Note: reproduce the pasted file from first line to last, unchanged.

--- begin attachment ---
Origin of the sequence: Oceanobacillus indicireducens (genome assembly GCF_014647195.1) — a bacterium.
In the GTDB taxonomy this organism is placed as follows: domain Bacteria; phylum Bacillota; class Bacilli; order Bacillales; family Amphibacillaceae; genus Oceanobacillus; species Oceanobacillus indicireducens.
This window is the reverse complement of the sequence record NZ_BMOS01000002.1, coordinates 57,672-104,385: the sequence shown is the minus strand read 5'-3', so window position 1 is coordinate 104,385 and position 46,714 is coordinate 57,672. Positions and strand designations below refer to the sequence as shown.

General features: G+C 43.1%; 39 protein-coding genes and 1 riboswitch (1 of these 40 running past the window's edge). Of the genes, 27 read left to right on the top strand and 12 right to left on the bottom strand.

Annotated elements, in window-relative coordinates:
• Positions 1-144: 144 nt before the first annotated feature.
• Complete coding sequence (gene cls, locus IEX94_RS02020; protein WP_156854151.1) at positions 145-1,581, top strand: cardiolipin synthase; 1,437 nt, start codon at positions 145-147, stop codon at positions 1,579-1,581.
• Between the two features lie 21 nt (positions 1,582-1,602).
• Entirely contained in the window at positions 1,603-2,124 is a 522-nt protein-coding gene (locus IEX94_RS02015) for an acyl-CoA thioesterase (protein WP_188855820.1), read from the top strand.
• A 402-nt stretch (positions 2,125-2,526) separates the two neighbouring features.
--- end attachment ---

Origin of the sequence: Oceanobacillus indicireducens (genome assembly GCF_014647195.1) — a bacterium.
In the GTDB taxonomy this organism is placed as follows: domain Bacteria; phylum Bacillota; class Bacilli; order Bacillales; family Amphibacillaceae; genus Oceanobacillus; species Oceanobacillus indicireducens.
This window is the reverse complement of the sequence record NZ_BMOS01000002.1, coordinates 57,672-104,385: the sequence shown is the minus strand read 5'-3', so window position 1 is coordinate 104,385 and position 46,714 is coordinate 57,672. Positions and strand designations below refer to the sequence as shown.

General features: G+C 43.1%; 39 protein-coding genes and 1 riboswitch (1 of these 40 running past the window's edge). Of the genes, 27 read left to right on the top strand and 12 right to left on the bottom strand.

Annotated elements, in window-relative coordinates:
• Positions 1-144: 144 nt before the first annotated feature.
• Complete coding sequence (gene cls, locus IEX94_RS02020; protein WP_156854151.1) at positions 145-1,581, top strand: cardiolipin synthase; 1,437 nt, start codon at positions 145-147, stop codon at positions 1,579-1,581.
• Between the two features lie 21 nt (positions 1,582-1,602).
• Entirely contained in the window at positions 1,603-2,124 is a 522-nt protein-coding gene (locus IEX94_RS02015) for an acyl-CoA thioesterase (protein WP_188855820.1), read from the top strand.
• A 402-nt stretch (positions 2,125-2,526) separates the two neighbouring features.